Archive for August 14, 2016

By Michel Arseneault


President Omar al-Bashir says Sudan will go ahead with plans to adopt an entirely Islamic constitution. Bashir had already said that Sudan would adopt an Islamic constitution if the south seceded. But many southerners had hoped he would not go ahead.

Bashir says that 98 per cent of the Sudanese population is Muslim, and that the new constitution should reflect this.

Speaking to students in Khartoum, he said the official religion would be Islam and that Islamic law would be the constitutional source of future legislation.

Under the comprehensive peace agreement signed between north and south, Sudan’s constitution recognizes “the cultural and social diversity of the Sudanese people”.

But many southerners say they no longer feel welcome in the north since the two separated in July.

The General Secretary of the Sudan Council of Churches, says Sudan must recognize religious diversity. Reverend Ramadan Chan Liol adds that it should explicitly protect the non-Muslim minority in the north.

Reverend Chan Liol adds he was surprised to hear Bashir claim that 98 per cent of the population is Muslim because the Sudanese census does not ask citizens to state their religion.

Source: RFI.


August 13, 2016

Hundreds of Iraqis took to the streets of Baghdad on Friday in protest at the government’s “financial and administrative corruption,” Anadolu has reported. Similar demonstrations were held in other cities across Iraq.

The protesters gathered in Al-Tahrir Square in the middle of Baghdad. Bridges and main streets in the capital were closed by the security forces.

Protesters directed their grievances at Prime Minister Haidar Al-Abadi as they called for an end to corruption in government. They also want “comprehensive changes” in government appointments to key positions across the country.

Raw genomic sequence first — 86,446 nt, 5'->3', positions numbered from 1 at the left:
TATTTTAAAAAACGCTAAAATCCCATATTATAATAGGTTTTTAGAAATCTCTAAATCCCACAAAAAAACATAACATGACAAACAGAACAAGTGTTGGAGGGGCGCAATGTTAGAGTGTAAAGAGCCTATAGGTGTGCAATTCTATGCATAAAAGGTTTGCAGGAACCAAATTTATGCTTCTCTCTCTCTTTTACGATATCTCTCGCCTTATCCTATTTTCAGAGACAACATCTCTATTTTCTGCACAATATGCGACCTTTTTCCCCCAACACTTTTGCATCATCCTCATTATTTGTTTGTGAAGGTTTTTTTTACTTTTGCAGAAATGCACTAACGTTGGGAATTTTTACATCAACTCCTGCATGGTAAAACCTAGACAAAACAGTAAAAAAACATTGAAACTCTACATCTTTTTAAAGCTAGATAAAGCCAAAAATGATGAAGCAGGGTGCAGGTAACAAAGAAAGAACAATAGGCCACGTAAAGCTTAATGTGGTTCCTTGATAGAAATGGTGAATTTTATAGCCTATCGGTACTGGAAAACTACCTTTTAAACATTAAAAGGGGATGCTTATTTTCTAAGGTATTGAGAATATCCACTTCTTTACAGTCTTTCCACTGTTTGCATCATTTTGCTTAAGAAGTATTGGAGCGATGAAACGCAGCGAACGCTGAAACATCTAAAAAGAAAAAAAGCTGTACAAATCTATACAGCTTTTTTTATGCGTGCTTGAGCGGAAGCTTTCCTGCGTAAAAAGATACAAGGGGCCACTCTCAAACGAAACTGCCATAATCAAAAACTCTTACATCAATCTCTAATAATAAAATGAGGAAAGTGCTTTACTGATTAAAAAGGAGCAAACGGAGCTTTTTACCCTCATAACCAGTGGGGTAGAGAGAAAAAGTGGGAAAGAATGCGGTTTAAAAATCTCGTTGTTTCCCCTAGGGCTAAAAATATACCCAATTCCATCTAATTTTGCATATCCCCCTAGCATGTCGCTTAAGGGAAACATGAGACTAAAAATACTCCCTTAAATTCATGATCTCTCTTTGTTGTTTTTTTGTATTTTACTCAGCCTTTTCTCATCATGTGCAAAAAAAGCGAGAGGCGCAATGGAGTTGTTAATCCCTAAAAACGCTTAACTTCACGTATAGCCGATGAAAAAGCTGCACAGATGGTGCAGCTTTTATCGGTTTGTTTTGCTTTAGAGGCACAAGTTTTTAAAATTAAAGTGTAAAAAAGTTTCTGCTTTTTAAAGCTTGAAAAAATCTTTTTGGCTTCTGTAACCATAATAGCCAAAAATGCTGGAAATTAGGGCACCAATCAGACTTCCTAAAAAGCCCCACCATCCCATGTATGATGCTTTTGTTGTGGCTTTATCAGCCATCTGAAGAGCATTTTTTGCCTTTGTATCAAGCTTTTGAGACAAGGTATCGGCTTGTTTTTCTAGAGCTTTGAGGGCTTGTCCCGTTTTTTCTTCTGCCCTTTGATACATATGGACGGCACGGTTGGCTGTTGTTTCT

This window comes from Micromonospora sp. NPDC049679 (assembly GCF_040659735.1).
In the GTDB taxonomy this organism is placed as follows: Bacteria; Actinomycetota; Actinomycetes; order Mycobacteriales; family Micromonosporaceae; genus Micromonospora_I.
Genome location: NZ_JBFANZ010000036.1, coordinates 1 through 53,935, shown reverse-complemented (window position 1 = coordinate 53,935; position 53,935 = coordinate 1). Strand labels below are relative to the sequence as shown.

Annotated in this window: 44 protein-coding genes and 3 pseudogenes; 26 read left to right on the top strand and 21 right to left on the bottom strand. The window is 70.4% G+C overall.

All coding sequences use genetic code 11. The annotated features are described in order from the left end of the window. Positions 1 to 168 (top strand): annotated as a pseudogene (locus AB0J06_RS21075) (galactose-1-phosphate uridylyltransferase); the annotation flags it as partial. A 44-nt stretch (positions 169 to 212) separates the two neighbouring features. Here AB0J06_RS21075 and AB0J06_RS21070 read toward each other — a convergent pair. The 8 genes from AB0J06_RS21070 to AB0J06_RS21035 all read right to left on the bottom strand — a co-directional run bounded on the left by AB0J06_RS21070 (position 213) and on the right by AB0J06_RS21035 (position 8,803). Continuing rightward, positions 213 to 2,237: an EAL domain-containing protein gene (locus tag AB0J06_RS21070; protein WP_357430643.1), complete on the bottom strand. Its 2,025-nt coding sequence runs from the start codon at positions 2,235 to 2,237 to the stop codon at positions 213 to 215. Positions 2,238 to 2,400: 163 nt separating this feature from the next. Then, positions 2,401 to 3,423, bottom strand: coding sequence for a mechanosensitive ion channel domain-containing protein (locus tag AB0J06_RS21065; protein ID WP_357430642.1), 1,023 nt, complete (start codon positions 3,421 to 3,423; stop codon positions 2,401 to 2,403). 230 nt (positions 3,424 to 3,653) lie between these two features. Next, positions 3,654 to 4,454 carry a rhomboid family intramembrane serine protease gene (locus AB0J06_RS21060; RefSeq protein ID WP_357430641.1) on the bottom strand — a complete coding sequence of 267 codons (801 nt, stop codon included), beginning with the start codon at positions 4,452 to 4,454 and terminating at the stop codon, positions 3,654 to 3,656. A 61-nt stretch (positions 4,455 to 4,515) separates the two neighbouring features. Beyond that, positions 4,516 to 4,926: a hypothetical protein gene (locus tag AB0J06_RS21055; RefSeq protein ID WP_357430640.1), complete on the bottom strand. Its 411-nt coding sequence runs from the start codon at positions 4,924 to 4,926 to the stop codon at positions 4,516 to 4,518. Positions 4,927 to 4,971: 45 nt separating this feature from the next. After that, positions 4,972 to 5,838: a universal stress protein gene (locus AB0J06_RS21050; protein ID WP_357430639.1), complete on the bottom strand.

“The government is still unable to investigate officials who affiliate to political parties and hold them accountable for their corruption or failure to run the government and service institutions,” one protester told Anadolu. “A year ago,” claimed Ahmed Radi, “Al-Abadi made several pledges, including a pledge to fight corruption, prosecute corrupt officials and approve a transparent and quality appointments system, but none of this has been done.”

Such anti-corruption protests have been held for almost a year. Aside from the calls to end corruption and for the prosecution of corrupt officials, the people want an end to political differences in parliament.

According to the Transparency Index, Iraq has been among the most corrupt countries in the world for many years. Many other international organisations have reported that there is “waste, fraud and embezzlement of public funds” on a major scale.

Source: Middle East Monitor.


August 9, 2016

On 15 July, a bloody coup attempt was staged in Turkey; it was unsuccessful. Army officers and soldiers belonging to the Gülenist FETO terrorist organisation barricaded strategic bridges and locations in Ankara and Istanbul, and seized the General Staff Headquarters. They tried to eliminate the elected president and government of the country. However, when the people took to the streets and began fighting, it was clear that the coup would not succeed. Unfortunately, 250 people, most of them civilians, were killed. Since then, a significant number of the organisation’s members — mostly in the military — have been discharged from their positions within state institutions. According to the confessions of those who took part in the coup, it was carried out on the order of the organisation’s leader, Fethullah Gülen, who lives in Pennsylvania and has called those who died during the coup “fools”. A formal request for his extradition has been filed by the Turkish government, but it has yet to be acted upon by the US.

The coup was the third unsuccessful attempt in Turkey since 2013. The first started with the Gezi Park protest between May and June 2013 and was followed by an effort to overthrow the government with allegations of corruption in December that year. A country that has gone through a similar ordeal as Turkey but was forced to its knees at the second attempt is Brazil.

It is interesting to note that both the ruling Justice and Development Party (AK Party) in Turkey led by President Recep Tayyip Erdogan, and the Workers’ Party in Brazil led by Luiz Inacio Lula da Silva were both elected to govern their country in 2002. Both countries were on the verge of an economic and political breakdown but were stabilized by their respective leaders’ reforms. The election of the AK Party and Workers’ Party was a reflection of the middle and lower classes’ longing for stability in countries that were nearly collapsing as a result of economic mismanagement. The GDP of both countries increased significantly and they became safe-zones for foreign investment.